There have been few politicians in recent American history to have such a positive national image on the basis of such slender evidence. In fact, the more you know about
Rudy Giuliani, the less you will care for him. Especially now, with the media hanging the astonishing epithet "America's Mayor" on Giuliani is nothing short of outrageous. Such a tag overlooks almost everything in his two terms as mayor of New York.
Let's be honest. Giuliani is not a completely forgotten politician for one and only one reason: his physical presence near the World Trade Center towers on 9/11. To his credit and unlike our president (who was fearfully flying from one area of the United States to another--I still remember Peter Jennings's astonishment on learning that Bush was not flying back to Washington from Florida but to various spots west, baffled why the nation's leader wasn't . . . well, leading), Giuliani immediately put himself on the spot. Just as 9/11 saved Bush's political fortunes, so 9/11 saved Giuliani's. Indeed, when watching the documentary one is often struck by the resemblances between Bush and Giuliani. Both are antagonistic towards political dissent, both have adopted imperial styles of governing, both attempt to take credit for successes not due to them and refuse to assume responsibility for their failures, both are inflexible and incapable of changing course or listening to the advice of others, and both have little regard for civil rights protections in the Constitution. There is one major difference between the two: Bush seems to have little of the personal racial animosity that characterizes so many of Giuliani's policies. Bush's policies hurt blacks because as they fall into a poorer demographic and his policies favor primarily the well off. His attitudes are more class-based than race-based. Giuliani does seem to take great notice of race.
This documentary is not terribly exciting. It dwells not so much on personal scandals as on political scandals; these are not easily presented in our sound-byte age. Nonetheless, the film does a marvelous job of showing the manifold shortcomings in Giuliani's policies. If one knows anything about Giuliani one knows that he claims to have cleaned up New York and reduced crime. As the film correctly notes, it is not often mentioned that Giuliani supposedly reduced crime at a time when the crime rate was dropping all across the United States. What happened in New York was not markedly out of line with what happened in the other cities in America. But that did not deter Giuliani from claiming to have cleaned up the city.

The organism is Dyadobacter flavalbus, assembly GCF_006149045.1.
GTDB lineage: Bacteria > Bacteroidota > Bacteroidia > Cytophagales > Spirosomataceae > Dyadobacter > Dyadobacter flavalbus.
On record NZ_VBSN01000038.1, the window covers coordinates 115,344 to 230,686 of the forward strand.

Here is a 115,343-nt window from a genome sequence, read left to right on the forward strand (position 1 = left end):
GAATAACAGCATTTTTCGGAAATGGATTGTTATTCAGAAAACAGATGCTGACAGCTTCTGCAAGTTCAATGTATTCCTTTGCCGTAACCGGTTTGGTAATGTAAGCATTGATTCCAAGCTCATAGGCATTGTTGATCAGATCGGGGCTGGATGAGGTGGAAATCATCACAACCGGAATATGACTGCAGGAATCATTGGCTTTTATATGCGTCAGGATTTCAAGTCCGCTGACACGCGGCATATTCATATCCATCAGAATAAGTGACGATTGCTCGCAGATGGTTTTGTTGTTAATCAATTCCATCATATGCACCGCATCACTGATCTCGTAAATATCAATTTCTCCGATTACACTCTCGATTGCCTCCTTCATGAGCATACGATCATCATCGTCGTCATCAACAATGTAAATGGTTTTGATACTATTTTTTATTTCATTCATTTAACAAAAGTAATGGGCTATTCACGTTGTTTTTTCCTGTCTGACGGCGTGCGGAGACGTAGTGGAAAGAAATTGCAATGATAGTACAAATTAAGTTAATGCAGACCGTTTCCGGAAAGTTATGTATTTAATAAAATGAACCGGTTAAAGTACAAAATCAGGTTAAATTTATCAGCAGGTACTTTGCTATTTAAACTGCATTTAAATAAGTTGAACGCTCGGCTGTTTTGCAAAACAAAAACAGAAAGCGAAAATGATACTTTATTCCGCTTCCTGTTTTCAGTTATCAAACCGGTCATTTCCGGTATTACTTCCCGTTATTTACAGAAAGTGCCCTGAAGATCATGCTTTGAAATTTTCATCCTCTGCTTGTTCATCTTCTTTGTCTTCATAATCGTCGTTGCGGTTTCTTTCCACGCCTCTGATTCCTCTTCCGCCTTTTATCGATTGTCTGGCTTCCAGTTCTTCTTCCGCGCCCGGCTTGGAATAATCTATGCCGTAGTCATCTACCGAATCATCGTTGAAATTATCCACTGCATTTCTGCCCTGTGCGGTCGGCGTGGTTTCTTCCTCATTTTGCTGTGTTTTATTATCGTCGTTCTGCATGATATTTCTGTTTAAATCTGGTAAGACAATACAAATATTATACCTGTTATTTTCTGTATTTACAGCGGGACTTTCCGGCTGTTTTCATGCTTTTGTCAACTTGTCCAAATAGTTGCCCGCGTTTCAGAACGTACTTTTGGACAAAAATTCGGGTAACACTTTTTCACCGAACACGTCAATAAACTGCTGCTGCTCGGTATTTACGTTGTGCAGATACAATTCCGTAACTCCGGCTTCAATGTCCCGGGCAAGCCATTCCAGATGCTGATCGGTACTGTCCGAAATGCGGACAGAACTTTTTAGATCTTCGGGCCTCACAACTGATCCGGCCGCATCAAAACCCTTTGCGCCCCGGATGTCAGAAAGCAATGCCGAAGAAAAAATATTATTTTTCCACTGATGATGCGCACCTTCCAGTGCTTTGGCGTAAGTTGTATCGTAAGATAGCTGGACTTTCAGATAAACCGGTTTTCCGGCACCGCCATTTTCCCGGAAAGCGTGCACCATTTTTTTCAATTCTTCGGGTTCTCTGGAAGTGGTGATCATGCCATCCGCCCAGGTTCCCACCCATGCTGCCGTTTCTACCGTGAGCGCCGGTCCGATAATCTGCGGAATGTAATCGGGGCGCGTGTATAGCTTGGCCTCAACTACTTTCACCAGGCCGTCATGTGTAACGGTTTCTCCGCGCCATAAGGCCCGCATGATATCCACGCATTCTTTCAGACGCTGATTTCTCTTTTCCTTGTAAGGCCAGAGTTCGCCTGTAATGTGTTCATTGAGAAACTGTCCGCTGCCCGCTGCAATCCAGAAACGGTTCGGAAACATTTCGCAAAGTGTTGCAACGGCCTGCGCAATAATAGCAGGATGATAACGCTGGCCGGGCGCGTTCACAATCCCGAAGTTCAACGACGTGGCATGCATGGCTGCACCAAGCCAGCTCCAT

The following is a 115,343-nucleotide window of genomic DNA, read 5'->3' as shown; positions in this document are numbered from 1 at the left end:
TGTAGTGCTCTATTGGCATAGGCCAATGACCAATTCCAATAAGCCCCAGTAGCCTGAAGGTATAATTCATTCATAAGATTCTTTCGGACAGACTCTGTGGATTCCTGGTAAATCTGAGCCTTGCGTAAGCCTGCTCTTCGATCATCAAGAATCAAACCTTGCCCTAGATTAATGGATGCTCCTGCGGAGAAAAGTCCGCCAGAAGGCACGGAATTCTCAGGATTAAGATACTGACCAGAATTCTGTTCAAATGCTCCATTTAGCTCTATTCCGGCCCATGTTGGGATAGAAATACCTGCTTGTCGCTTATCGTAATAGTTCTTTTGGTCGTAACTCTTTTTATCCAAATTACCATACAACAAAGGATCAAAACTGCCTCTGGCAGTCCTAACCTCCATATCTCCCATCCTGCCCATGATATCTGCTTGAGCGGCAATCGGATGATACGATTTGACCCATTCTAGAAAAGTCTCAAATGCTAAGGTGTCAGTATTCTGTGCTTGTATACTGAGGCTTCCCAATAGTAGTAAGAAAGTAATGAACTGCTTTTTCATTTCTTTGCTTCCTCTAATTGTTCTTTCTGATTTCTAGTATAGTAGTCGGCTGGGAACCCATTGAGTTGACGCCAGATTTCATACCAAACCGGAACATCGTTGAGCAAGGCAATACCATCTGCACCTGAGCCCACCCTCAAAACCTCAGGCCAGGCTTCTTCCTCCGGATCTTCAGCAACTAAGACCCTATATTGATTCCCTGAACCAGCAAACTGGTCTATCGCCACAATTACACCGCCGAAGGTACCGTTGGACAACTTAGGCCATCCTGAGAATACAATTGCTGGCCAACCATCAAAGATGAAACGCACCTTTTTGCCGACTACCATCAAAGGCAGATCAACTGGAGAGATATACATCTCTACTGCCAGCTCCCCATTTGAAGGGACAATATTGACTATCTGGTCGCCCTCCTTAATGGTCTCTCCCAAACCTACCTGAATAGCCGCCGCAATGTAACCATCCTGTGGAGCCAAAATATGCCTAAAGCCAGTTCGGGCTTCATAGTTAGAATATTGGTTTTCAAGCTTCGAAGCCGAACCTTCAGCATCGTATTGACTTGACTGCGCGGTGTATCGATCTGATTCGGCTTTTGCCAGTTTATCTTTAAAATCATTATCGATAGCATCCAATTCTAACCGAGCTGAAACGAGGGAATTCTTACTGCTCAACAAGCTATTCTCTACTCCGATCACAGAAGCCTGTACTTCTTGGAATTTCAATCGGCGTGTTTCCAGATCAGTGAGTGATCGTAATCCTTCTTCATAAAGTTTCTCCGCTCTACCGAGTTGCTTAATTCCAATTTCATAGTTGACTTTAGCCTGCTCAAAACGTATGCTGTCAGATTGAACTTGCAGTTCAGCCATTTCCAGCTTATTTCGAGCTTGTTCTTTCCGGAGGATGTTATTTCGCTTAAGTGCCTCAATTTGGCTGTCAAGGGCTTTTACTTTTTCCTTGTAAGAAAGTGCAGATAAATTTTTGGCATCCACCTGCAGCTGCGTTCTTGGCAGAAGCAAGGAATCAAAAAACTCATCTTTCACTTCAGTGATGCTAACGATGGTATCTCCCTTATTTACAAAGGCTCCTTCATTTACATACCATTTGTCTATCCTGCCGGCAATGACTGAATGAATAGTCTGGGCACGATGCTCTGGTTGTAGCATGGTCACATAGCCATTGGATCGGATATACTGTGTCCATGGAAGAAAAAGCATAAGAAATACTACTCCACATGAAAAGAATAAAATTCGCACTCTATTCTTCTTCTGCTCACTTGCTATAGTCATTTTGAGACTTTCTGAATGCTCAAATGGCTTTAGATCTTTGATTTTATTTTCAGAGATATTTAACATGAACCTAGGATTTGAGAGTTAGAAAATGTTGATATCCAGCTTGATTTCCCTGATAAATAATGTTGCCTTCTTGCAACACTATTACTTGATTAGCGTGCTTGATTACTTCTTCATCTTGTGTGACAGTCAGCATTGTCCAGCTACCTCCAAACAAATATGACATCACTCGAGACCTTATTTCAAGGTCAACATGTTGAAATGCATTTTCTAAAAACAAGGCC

The other side of the coin is not as frequently noted. Giuliani is an indefatigable opponent of free speech and constantly during his two terms became involved in first amendment cases, all of which he lost and all of which cost taxpayers considerable amounts of money. What is striking about this is the fact that he was a former federal prosecutor for New York and thus had to have had some sense that the suits were not winnable. Although they do not address this case in the film, I remember reading that Giuliani sued New York Magazine for running ads saying, "We're one thing that Rudy Giuliani can't take credit for." Though he lost in the Appeals Court, he insisted that the case go to the Supreme Court, where he lost (not for the first time). The amount of personal hubris required for this is difficult to imagine.
The film goes onto a host of other issues, to his failure to do anything about homelessness except to hide the homeless, his insistence on those on welfare to work menial jobs without providing job training, his manipulation of the police department, the huge police scandals that arose during his second term, his failures in education, to his attempt to take credit for New York's economic boom in the nineties when it was in fact an international boom and not a local one. All of this makes for important and unsettling viewing. As the man runs for president, I kept asking, "Is this a man I would want to run the country?" Over and over came the answer, "No, absolutely not."
Although Giuliani likes to talk about Reagan as a role model, the politician he most resembles is Bush 43. I believe in 2008 Americans are going to want a change. With Giuliani what we would get is more of the same that we had under Bush, if less neoconservativism in foreign affairs and a little less evangelical piety. But personally I think there is little chance that Giuliani will get the nomination for the GOP let alone get elected. He is twice divorced, unmarried, a Roman Catholic, and has never held office above mayor. This doesn't fit the traditional profile for a White House inhabitant. But I also think Americans will get to know more about his record as mayor of New York. It is at best a weak one; at worst he has one of the worst civil rights records of any politician in America. As of yesterday in a Newsweek poll he was the leading GOP contender for the presidency. I do not think that that will last as his policies come under closer scrutiny. But anyone contemplating voting for him in the primaries truly needs to see this documentary. If he truly is America's major, I think there will be a demand for his impeachment.